“You argue well,” I answered; “also another reason comes to my mind. Those Arab brutes may get behind the slaves, of whom we should butcher a lot without hurting them. Stephen, I think we had better see the thing through here.”
“All right, Quatermain. Only I hope that Mavovo is wrong in thinking that those blackguards may change their minds and run away.”
“Really, young man, you are becoming very blood-thirsty—for an orchid grower,” I remarked, looking at him. “Now, for my part, I devoutly hope that Mavovo is right, for let me tell you, if he isn’t it may be a nasty job.”
“I’ve always been peaceful enough up to the present,” replied Stephen. “But the sight of those unhappy wretches of slaves with their heads cut open, and of the woman tied to a tree to starve——”
“Make you wish to usurp the functions of God Almighty,” I said. “Well, it is a natural impulse and perhaps, in the circumstances, one that will not displease Him. And now, as we have made up our minds what we are going to do, let’s get to business so that these Arab gentlemen may find their breakfast ready when they come to call.”
THE RUSH OF THE SLAVES
Well, we did all that we could in the way of making ready. After we had strengthened the thorn fence of our boma as much as possible and lit several large fires outside of it to give us light, I allotted his place to each of the hunters and saw that their rifles were in order and that they had plenty of ammunition. Then I made Stephen lie down to sleep, telling him that I would wake him to watch later on. This, however, I had no intention of doing as I wanted him to rise fresh and with a steady nerve on the occasion of his first fight.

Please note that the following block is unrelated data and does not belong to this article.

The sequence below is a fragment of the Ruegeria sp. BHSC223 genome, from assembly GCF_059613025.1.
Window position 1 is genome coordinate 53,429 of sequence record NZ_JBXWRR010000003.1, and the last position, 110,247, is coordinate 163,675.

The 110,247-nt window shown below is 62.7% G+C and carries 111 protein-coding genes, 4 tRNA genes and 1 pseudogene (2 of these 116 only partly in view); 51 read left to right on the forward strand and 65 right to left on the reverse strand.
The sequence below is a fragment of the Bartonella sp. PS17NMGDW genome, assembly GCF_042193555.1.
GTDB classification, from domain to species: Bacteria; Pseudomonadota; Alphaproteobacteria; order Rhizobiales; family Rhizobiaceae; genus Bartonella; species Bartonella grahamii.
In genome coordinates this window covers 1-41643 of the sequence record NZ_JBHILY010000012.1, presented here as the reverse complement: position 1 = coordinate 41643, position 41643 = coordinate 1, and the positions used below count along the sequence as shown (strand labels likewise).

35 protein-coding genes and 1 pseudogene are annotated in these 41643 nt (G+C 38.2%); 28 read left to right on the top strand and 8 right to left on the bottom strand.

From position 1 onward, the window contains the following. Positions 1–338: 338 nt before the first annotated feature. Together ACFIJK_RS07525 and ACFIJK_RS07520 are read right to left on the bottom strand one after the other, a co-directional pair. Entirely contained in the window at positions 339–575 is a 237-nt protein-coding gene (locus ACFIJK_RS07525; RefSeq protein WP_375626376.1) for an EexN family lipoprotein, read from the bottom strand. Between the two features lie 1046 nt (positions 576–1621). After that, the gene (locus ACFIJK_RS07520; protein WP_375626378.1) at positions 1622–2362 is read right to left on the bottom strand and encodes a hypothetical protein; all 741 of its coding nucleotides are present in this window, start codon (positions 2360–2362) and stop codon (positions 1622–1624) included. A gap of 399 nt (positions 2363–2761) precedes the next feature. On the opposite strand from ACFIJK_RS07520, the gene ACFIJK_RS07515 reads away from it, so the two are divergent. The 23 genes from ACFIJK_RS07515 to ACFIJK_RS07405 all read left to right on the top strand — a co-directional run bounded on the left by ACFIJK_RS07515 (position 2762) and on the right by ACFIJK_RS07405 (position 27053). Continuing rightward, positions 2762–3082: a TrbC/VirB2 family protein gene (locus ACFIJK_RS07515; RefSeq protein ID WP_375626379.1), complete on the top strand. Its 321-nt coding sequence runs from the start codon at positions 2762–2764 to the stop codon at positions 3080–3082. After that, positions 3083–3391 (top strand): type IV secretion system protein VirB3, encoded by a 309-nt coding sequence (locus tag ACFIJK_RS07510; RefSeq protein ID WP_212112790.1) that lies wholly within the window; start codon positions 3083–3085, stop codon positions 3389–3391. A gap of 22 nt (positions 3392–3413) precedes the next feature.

As soon as I saw that his eyes were shut I sat down on a box to think. To tell the truth, I was not altogether happy in my mind. To begin with I did not know how the twenty bearers would behave under fire. They might be seized with panic and rush about, in which case I determined to let them out of the boma to take their chance, for panic is a catching thing.
A worse matter was our rather awkward position. There were a good many trees round the camp among which an attacking force could take cover. But what I feared much more than this, or even than the reedy banks of the stream along which they could creep out of reach of our bullets, was a sloping stretch of land behind us, covered with thick grass and scrub and rising to a crest about two hundred yards away. Now if the Arabs got round to this crest they would fire straight into our boma and make it untenable. Also if the wind were in their favour, they might burn us out or attack under the clouds of smoke. As a matter of fact, by the special mercy of Providence, none of these things happened, for a reason which I will explain presently.